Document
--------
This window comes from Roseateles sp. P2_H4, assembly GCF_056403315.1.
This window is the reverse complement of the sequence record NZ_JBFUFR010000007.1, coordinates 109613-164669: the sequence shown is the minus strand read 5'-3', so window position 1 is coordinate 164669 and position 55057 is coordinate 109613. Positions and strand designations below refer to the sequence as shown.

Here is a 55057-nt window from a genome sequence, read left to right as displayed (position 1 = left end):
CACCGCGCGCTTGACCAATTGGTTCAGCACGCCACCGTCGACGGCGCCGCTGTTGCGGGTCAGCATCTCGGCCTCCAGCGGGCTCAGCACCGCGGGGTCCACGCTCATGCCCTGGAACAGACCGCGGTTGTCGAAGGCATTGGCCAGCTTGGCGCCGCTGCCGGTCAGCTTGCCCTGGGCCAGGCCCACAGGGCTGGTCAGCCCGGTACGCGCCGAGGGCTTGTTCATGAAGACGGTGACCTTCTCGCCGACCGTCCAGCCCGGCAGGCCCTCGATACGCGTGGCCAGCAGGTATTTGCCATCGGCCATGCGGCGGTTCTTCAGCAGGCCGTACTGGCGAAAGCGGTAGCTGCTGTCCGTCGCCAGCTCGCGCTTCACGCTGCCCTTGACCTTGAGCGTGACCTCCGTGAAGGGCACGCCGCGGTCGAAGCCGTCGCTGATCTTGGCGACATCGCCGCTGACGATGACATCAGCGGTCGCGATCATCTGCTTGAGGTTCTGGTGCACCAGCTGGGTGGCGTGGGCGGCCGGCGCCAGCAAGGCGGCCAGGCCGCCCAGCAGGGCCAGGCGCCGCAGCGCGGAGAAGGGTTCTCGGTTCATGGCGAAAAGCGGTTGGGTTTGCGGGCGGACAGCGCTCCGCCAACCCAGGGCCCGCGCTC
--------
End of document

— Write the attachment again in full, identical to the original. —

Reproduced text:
This window comes from Roseateles sp. P2_H4, assembly GCF_056403315.1.
This window is the reverse complement of the sequence record NZ_JBFUFR010000007.1, coordinates 109613-164669: the sequence shown is the minus strand read 5'-3', so window position 1 is coordinate 164669 and position 55057 is coordinate 109613. Positions and strand designations below refer to the sequence as shown.

Here is a 55057-nt window from a genome sequence, read left to right as displayed (position 1 = left end):
CACCGCGCGCTTGACCAATTGGTTCAGCACGCCACCGTCGACGGCGCCGCTGTTGCGGGTCAGCATCTCGGCCTCCAGCGGGCTCAGCACCGCGGGGTCCACGCTCATGCCCTGGAACAGACCGCGGTTGTCGAAGGCATTGGCCAGCTTGGCGCCGCTGCCGGTCAGCTTGCCCTGGGCCAGGCCCACAGGGCTGGTCAGCCCGGTACGCGCCGAGGGCTTGTTCATGAAGACGGTGACCTTCTCGCCGACCGTCCAGCCCGGCAGGCCCTCGATACGCGTGGCCAGCAGGTATTTGCCATCGGCCATGCGGCGGTTCTTCAGCAGGCCGTACTGGCGAAAGCGGTAGCTGCTGTCCGTCGCCAGCTCGCGCTTCACGCTGCCCTTGACCTTGAGCGTGACCTCCGTGAAGGGCACGCCGCGGTCGAAGCCGTCGCTGATCTTGGCGACATCGCCGCTGACGATGACATCAGCGGTCGCGATCATCTGCTTGAGGTTCTGGTGCACCAGCTGGGTGGCGTGGGCGGCCGGCGCCAGCAAGGCGGCCAGGCCGCCCAGCAGGGCCAGGCGCCGCAGCGCGGAGAAGGGTTCTCGGTTCATGGCGAAAAGCGGTTGGGTTTGCGGGCGGACAGCGCTCCGCCAACCCAGGGCCCGCGCTC